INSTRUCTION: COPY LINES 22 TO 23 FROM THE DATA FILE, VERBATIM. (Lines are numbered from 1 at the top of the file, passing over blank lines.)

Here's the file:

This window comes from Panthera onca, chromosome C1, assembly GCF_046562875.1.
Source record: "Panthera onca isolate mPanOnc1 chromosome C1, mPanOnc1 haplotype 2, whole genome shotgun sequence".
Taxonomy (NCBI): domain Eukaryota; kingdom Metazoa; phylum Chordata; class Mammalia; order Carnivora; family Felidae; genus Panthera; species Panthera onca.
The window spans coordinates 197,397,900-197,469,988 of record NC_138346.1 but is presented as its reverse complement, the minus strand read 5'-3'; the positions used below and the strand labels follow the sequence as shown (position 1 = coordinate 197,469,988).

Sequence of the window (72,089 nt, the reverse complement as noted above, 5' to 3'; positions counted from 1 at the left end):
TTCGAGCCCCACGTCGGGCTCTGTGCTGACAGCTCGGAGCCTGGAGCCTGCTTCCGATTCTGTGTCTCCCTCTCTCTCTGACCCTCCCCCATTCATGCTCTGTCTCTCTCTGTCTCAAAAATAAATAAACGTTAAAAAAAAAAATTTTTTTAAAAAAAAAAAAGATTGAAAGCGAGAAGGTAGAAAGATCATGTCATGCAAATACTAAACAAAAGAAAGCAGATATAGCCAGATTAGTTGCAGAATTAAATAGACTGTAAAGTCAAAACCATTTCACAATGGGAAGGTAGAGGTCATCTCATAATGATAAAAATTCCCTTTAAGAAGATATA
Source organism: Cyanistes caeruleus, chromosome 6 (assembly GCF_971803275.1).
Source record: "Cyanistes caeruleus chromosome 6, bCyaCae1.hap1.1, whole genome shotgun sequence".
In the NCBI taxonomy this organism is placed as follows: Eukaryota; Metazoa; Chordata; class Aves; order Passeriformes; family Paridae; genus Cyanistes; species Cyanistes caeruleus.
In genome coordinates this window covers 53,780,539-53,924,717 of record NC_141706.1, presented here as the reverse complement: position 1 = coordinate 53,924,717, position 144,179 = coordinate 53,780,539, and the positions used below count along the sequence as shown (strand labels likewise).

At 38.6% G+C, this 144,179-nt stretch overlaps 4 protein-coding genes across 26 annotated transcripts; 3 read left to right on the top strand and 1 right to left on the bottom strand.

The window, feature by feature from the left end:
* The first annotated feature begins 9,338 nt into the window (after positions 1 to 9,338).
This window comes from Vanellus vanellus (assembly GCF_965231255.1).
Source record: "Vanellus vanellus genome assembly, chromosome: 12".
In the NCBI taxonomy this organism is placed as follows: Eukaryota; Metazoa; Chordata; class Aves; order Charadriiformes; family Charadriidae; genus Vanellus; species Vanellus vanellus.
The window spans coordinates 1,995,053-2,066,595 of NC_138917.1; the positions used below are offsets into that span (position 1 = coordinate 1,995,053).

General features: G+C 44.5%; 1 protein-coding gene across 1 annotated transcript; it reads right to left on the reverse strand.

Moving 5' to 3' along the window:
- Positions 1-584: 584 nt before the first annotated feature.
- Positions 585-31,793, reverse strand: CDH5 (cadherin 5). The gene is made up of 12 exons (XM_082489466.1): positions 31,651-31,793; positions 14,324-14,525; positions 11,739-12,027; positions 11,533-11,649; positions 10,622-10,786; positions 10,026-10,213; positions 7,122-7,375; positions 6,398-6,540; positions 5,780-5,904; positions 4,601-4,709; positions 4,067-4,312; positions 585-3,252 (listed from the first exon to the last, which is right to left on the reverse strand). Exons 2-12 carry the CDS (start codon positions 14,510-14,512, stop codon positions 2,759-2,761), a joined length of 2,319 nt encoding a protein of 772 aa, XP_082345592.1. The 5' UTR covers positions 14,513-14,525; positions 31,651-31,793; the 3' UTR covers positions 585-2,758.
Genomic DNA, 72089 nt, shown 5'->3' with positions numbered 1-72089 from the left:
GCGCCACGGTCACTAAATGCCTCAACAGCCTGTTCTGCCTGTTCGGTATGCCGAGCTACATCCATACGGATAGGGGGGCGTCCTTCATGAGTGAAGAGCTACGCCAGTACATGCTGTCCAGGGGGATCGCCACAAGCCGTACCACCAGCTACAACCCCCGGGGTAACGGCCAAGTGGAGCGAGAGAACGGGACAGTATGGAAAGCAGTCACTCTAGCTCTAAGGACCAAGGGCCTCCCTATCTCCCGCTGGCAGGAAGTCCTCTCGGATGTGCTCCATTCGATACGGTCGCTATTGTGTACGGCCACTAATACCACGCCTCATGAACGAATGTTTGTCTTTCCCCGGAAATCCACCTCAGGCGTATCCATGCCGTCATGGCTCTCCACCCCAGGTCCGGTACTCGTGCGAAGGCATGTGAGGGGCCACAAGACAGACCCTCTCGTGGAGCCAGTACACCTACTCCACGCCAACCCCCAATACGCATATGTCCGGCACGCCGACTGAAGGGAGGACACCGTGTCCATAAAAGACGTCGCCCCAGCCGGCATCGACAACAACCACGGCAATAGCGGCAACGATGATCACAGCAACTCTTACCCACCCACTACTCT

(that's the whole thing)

Genomic DNA, 72089 nt, shown 5'->3' with positions numbered 1-72089 from the left:
GCGCCACGGTCACTAAATGCCTCAACAGCCTGTTCTGCCTGTTCGGTATGCCGAGCTACATCCATACGGATAGGGGGGCGTCCTTCATGAGTGAAGAGCTACGCCAGTACATGCTGTCCAGGGGGATCGCCACAAGCCGTACCACCAGCTACAACCCCCGGGGTAACGGCCAAGTGGAGCGAGAGAACGGGACAGTATGGAAAGCAGTCACTCTAGCTCTAAGGACCAAGGGCCTCCCTATCTCCCGCTGGCAGGAAGTCCTCTCGGATGTGCTCCATTCGATACGGTCGCTATTGTGTACGGCCACTAATACCACGCCTCATGAACGAATGTTTGTCTTTCCCCGGAAATCCACCTCAGGCGTATCCATGCCGTCATGGCTCTCCACCCCAGGTCCGGTACTCGTGCGAAGGCATGTGAGGGGCCACAAGACAGACCCTCTCGTGGAGCCAGTACACCTACTCCACGCCAACCCCCAATACGCATATGTCCGGCACGCCGACTGAAGGGAGGACACCGTGTCCATAAAAGACGTCGCCCCAGCCGGCATCGACAACAACCACGGCAATAGCGGCAACGATGATCACAGCAACTCTTACCCACCCACTACTCT